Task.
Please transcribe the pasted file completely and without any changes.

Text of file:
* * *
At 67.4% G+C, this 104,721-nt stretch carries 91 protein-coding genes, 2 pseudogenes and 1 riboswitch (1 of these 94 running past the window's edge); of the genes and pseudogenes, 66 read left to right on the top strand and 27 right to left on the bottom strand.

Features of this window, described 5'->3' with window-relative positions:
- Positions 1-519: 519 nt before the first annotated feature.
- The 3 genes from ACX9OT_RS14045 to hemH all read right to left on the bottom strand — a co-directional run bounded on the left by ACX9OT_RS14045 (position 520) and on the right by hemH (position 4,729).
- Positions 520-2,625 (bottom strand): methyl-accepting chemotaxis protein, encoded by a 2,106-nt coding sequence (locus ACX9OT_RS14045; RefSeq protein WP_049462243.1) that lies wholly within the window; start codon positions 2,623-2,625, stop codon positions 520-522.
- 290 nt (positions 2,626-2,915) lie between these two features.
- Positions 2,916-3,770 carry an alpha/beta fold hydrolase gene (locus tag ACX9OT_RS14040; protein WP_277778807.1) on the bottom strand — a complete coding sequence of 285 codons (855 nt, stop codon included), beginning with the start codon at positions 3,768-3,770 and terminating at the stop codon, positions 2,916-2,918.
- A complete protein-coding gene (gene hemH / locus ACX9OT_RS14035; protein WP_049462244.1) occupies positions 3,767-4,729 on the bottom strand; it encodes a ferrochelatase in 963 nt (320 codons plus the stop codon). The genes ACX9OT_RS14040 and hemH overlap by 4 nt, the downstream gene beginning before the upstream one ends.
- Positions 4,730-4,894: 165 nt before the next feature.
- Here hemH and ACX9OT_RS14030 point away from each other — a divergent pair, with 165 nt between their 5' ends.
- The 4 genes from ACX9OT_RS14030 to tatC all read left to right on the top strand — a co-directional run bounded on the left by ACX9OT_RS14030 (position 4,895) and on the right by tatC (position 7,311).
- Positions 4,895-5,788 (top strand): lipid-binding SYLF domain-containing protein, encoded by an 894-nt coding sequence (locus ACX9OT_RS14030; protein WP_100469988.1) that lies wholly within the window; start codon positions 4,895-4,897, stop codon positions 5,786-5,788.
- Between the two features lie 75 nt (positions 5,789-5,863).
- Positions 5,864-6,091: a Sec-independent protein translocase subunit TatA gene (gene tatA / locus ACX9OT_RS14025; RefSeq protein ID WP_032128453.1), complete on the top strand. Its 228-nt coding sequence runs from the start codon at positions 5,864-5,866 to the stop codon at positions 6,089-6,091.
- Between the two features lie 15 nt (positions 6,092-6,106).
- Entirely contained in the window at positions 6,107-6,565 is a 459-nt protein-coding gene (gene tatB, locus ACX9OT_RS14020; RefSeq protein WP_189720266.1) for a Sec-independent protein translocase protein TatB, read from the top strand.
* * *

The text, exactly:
At 67.4% G+C, this 104,721-nt stretch carries 91 protein-coding genes, 2 pseudogenes and 1 riboswitch (1 of these 94 running past the window's edge); of the genes and pseudogenes, 66 read left to right on the top strand and 27 right to left on the bottom strand.

Features of this window, described 5'->3' with window-relative positions:
- Positions 1-519: 519 nt before the first annotated feature.
- The 3 genes from ACX9OT_RS14045 to hemH all read right to left on the bottom strand — a co-directional run bounded on the left by ACX9OT_RS14045 (position 520) and on the right by hemH (position 4,729).
- Positions 520-2,625 (bottom strand): methyl-accepting chemotaxis protein, encoded by a 2,106-nt coding sequence (locus ACX9OT_RS14045; RefSeq protein WP_049462243.1) that lies wholly within the window; start codon positions 2,623-2,625, stop codon positions 520-522.
- 290 nt (positions 2,626-2,915) lie between these two features.
- Positions 2,916-3,770 carry an alpha/beta fold hydrolase gene (locus tag ACX9OT_RS14040; protein WP_277778807.1) on the bottom strand — a complete coding sequence of 285 codons (855 nt, stop codon included), beginning with the start codon at positions 3,768-3,770 and terminating at the stop codon, positions 2,916-2,918.
- A complete protein-coding gene (gene hemH / locus ACX9OT_RS14035; protein WP_049462244.1) occupies positions 3,767-4,729 on the bottom strand; it encodes a ferrochelatase in 963 nt (320 codons plus the stop codon). The genes ACX9OT_RS14040 and hemH overlap by 4 nt, the downstream gene beginning before the upstream one ends.
- Positions 4,730-4,894: 165 nt before the next feature.
- Here hemH and ACX9OT_RS14030 point away from each other — a divergent pair, with 165 nt between their 5' ends.
- The 4 genes from ACX9OT_RS14030 to tatC all read left to right on the top strand — a co-directional run bounded on the left by ACX9OT_RS14030 (position 4,895) and on the right by tatC (position 7,311).
- Positions 4,895-5,788 (top strand): lipid-binding SYLF domain-containing protein, encoded by an 894-nt coding sequence (locus ACX9OT_RS14030; protein WP_100469988.1) that lies wholly within the window; start codon positions 4,895-4,897, stop codon positions 5,786-5,788.
- Between the two features lie 75 nt (positions 5,789-5,863).
- Positions 5,864-6,091: a Sec-independent protein translocase subunit TatA gene (gene tatA / locus ACX9OT_RS14025; RefSeq protein ID WP_032128453.1), complete on the top strand. Its 228-nt coding sequence runs from the start codon at positions 5,864-5,866 to the stop codon at positions 6,089-6,091.
- Between the two features lie 15 nt (positions 6,092-6,106).
- Entirely contained in the window at positions 6,107-6,565 is a 459-nt protein-coding gene (gene tatB, locus ACX9OT_RS14020; RefSeq protein WP_189720266.1) for a Sec-independent protein translocase protein TatB, read from the top strand.